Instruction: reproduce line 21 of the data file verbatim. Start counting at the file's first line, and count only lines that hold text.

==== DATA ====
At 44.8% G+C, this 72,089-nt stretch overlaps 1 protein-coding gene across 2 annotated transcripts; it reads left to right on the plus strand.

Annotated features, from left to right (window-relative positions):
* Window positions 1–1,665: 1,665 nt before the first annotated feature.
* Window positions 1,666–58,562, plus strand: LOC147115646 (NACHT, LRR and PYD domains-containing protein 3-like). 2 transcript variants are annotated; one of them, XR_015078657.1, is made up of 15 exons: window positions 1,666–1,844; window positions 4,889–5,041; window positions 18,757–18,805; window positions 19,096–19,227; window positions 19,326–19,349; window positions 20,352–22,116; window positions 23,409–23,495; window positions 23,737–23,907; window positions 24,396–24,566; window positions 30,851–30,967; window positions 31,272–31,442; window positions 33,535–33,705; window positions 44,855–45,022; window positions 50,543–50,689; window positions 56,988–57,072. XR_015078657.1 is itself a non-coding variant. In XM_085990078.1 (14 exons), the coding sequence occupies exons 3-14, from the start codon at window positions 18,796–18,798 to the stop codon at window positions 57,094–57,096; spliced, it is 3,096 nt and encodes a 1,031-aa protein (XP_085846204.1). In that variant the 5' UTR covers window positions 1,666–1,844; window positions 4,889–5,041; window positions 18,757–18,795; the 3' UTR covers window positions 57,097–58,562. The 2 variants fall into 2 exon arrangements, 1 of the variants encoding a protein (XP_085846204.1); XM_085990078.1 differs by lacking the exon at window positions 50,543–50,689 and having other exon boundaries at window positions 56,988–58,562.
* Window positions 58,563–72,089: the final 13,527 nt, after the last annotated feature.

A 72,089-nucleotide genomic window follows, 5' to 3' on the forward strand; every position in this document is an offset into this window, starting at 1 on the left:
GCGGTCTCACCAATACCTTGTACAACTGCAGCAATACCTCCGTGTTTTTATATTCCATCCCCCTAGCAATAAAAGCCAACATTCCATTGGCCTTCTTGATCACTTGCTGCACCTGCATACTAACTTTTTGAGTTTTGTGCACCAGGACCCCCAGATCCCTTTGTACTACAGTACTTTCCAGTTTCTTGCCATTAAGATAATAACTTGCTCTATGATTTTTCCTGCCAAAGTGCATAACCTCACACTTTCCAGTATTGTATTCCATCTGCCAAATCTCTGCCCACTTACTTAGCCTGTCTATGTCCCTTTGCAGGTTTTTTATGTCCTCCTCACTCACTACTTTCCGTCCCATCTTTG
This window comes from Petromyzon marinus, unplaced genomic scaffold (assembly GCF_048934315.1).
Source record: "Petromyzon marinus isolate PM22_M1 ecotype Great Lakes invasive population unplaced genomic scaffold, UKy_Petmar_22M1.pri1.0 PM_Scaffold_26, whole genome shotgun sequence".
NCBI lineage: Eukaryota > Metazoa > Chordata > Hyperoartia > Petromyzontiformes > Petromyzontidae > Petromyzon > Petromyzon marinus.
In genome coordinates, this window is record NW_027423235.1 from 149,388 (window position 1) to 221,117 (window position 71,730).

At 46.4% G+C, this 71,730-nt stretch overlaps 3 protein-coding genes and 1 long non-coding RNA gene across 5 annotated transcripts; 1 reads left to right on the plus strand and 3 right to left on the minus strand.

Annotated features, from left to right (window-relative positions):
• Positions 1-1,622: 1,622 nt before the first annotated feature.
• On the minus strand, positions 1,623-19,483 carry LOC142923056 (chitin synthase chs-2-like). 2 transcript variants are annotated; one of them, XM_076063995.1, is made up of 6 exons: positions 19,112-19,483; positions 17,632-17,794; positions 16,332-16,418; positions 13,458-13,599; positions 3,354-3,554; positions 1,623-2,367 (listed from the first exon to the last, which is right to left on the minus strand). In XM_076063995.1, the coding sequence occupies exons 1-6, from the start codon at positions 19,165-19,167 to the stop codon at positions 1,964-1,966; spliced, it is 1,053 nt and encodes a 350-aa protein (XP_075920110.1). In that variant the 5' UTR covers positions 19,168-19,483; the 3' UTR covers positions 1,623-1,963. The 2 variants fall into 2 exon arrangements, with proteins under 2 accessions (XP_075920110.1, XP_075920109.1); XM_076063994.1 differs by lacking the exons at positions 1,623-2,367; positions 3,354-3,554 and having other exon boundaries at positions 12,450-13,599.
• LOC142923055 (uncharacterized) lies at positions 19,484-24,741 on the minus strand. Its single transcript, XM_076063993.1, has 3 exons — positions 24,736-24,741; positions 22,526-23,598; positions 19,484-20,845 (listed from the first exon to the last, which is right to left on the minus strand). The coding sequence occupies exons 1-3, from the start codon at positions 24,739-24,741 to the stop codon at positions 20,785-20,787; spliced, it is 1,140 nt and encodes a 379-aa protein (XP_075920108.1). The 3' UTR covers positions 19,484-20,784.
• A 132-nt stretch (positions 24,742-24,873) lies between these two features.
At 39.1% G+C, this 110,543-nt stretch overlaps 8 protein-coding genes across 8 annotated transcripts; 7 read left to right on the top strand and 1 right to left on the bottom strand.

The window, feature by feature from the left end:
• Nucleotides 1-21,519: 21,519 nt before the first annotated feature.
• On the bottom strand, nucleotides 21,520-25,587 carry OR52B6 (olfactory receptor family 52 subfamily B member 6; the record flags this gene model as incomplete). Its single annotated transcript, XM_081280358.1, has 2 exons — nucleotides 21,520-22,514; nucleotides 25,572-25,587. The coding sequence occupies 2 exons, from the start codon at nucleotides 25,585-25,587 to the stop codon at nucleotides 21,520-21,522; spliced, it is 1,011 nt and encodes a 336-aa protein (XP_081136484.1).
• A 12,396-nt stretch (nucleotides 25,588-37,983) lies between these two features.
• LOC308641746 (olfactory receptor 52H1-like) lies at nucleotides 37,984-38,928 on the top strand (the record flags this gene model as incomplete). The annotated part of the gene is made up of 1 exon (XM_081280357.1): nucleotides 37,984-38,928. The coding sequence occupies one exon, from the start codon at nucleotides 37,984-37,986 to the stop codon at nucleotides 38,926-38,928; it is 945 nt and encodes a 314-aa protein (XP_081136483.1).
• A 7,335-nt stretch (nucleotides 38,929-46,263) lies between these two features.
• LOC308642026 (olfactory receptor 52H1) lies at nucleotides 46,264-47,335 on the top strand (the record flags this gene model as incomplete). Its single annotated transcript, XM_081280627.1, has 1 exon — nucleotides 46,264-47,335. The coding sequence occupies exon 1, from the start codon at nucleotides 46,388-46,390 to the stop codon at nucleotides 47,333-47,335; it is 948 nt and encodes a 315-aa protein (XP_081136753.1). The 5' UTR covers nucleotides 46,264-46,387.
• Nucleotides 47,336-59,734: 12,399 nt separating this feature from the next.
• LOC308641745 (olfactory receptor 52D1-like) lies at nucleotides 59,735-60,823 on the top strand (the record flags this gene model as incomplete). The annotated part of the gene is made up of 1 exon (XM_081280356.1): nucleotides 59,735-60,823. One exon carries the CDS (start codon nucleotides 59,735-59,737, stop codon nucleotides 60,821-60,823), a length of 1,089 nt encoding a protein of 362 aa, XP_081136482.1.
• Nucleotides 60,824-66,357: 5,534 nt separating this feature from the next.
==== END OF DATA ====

• On the bottom strand, nucleotides 21,520-25,587 carry OR52B6 (olfactory receptor family 52 subfamily B member 6; the record flags this gene model as incomplete). Its single annotated transcript, XM_081280358.1, has 2 exons — nucleotides 21,520-22,514; nucleotides 25,572-25,587. The coding sequence occupies 2 exons, from the start codon at nucleotides 25,585-25,587 to the stop codon at nucleotides 21,520-21,522; spliced, it is 1,011 nt and encodes a 336-aa protein (XP_081136484.1).